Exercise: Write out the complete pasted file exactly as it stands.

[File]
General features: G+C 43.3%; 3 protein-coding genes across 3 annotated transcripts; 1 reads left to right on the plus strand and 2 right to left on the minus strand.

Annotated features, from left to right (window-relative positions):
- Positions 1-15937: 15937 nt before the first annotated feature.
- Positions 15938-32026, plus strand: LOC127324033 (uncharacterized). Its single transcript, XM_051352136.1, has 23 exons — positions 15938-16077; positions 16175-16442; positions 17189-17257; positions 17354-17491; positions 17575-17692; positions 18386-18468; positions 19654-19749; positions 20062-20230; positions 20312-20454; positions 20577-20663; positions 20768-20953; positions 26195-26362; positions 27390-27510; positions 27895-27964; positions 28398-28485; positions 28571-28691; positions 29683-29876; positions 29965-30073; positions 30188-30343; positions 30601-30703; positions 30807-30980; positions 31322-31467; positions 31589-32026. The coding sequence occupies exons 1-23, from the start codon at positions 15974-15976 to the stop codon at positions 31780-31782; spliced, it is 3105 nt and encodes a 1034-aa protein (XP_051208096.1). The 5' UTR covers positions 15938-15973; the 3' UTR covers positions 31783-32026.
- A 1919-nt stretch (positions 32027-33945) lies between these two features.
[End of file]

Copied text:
General features: G+C 43.3%; 3 protein-coding genes across 3 annotated transcripts; 1 reads left to right on the plus strand and 2 right to left on the minus strand.

Annotated features, from left to right (window-relative positions):
- Positions 1-15937: 15937 nt before the first annotated feature.
- Positions 15938-32026, plus strand: LOC127324033 (uncharacterized). Its single transcript, XM_051352136.1, has 23 exons — positions 15938-16077; positions 16175-16442; positions 17189-17257; positions 17354-17491; positions 17575-17692; positions 18386-18468; positions 19654-19749; positions 20062-20230; positions 20312-20454; positions 20577-20663; positions 20768-20953; positions 26195-26362; positions 27390-27510; positions 27895-27964; positions 28398-28485; positions 28571-28691; positions 29683-29876; positions 29965-30073; positions 30188-30343; positions 30601-30703; positions 30807-30980; positions 31322-31467; positions 31589-32026. The coding sequence occupies exons 1-23, from the start codon at positions 15974-15976 to the stop codon at positions 31780-31782; spliced, it is 3105 nt and encodes a 1034-aa protein (XP_051208096.1). The 5' UTR covers positions 15938-15973; the 3' UTR covers positions 31783-32026.
- A 1919-nt stretch (positions 32027-33945) lies between these two features.